In short, he helped shape the music of the ’80s. Orlando is one of the guys credited with inventing the evocatively named “Hi-NRG” sound that helped the dance beats of the ’70s bleed into the synth we associate with the ’80s. Though American, Bobby Orlando’s take on dance music influenced the Euro disco and italo disco genres with which I’m so fascinated. More than a few write-ups on the guy accuse him of some pretty nasty homophobia, and that’s especially interesting because a lot of the music he made got major play in gay clubs. He also worked with Pet Shop Boys and Divine, however, and a schmoe like me who’s just reading second-hand reports about him can’t weigh in on this apparently contradiction one way or the other. However, there are other online rumblings about vague misdeeds too — like this one, claiming to be from singer Roni Griffith herself — and one of the most frequent allegations is plagiarism.
I found out about this earlier this summer when I posted about the odd similarity between Roni Griffith’s “Desire” and The Flirts’ “Passion.” The latter nearly sounds like a cover of the former, but it’s just different enough that “rip-off” seems like a more appropriate term.
However, given that Orlando masterminded both songs as well as both artists, it gets trickier. Did he plagiarize himself? Or was Griffith’s version simply a beta version of the song he finalized a year later?
One reader left a comment on that post that put the similarity in a larger perspective.
Bobby Orlando was notorious for actively working to mimic songs that were hits; Divine's "Love Reaction" is basically just "Blue Monday" redux; The Flirts "On the Beach" sounds like Soft Cell/B-52's collaboration that never was. So there's something strangely reassuring that he would cannibalize his own hits, as well.And this prompted me to look around online and try to find every instance I could find of someone claiming that a Bobby Orlando creation ripped off some other song. All the results are below, but do take this all the salt you feel appropriate. I’ve been writing online long enough to know that I don’t understand music well enough on a technical level to say “Hey! This ripped off that!” with any authority. This is just what other people online have put together, and I thought they made for interesting side-by-sides. (Special thanks to My Year of Mixtapes for posting the biggest list.)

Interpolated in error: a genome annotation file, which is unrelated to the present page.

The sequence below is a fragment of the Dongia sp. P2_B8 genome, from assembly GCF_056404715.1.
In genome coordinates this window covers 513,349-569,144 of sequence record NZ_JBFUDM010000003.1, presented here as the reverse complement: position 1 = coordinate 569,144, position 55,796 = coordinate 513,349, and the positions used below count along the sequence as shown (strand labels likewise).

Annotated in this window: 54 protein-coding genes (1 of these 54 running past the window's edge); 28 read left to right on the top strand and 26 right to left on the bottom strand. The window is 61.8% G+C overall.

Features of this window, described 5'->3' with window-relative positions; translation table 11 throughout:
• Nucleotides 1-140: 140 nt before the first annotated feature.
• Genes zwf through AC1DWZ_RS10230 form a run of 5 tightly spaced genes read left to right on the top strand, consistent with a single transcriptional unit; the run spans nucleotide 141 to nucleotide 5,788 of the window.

New Order’s “Blue Monday” (1983) and Divine’s “Love Reaction” (1983)
I’m actually not sure if 1983 is the right year for the Divine track. The version posted above is a re-working of the song. I think this is the original. Regardless, New Order responded to the Divine song live in concert.
The B-52s’ “Private Idaho” (1980) and Barbie and the Kens’ “Just a Gigolo” (1981)
The B-52s’ “Rock Lobster” (1978) and The Flirts’ “On the Beach” (1983)
Blondie’s “Call Me” (1980) and Roni Griffith’s “Hot Lover” (1981)
Frankie Goes to Hollywood’s “Relax” (1984) and Bobby Orlando’s “Pump It Up” (1985)
Dead or Alive’s “You Spin Me Round” (1985) and Girly’s “Saving Myself” (1989)
Stacey Q’s “Two of Hearts” (1986) and Hotline’s “Ready or Not” (1986)
It’s noted elsewhere that a later Bobby O-produced track, Tony Caso’s “Love Attack,” sounds a lot like “Ready or Not,” though it doesn’t especially sound like “Two of Hearts,” so go figure.
Lime’s “Unexpected Lovers” (1985) and Bobby O and Claudja Barry’s “Whisper to a Scream (1986)
Patrick Cowley’s “Menergy” (1980) and Divine’s “Shoot Your Shot” (1984)
Conversely, this site notes that Divine’s 1982 song “Native Love (Step by Step)” sounds a lot like “Blue on Blue,” a Pet Shop Boys B-side from the 2006 album Fundamental.
And in looking through all these, I also found another instance of two Bobby Orlando songs sounding extremely similar: Girly’s “Trouble” (1984) and Dressed to Kill’s “Crash Bam Boom” (1987).
Finally, there’s the whole mess with Pet Shop Boys. Orlando produced some of the Pet Shop Boys’ early work, including the original version of “West End Girls.” Orlando also produced a 1984 cut of “It’s a Sin,” a song that was eventually released in 1987. According to Wikipedia, When that version came out, British DJ Jonathan King accuse the Pet Shop Boys of lifting the melody of Cat Stevens’ “Wild World.” Below are all three songs.
Of course, in this case I don’t think Orlando can be blamed, even by his most vocal critics, because Neil Tennant and Chris Lowe wrote the song. Still, it’s a weird footnote in this little story about pop music sound-alikes.
I’m sure there are other Bobby Orlando creations that sound like other artists’ songs. If I’ve missed a good one, please tell me. I’m all ears.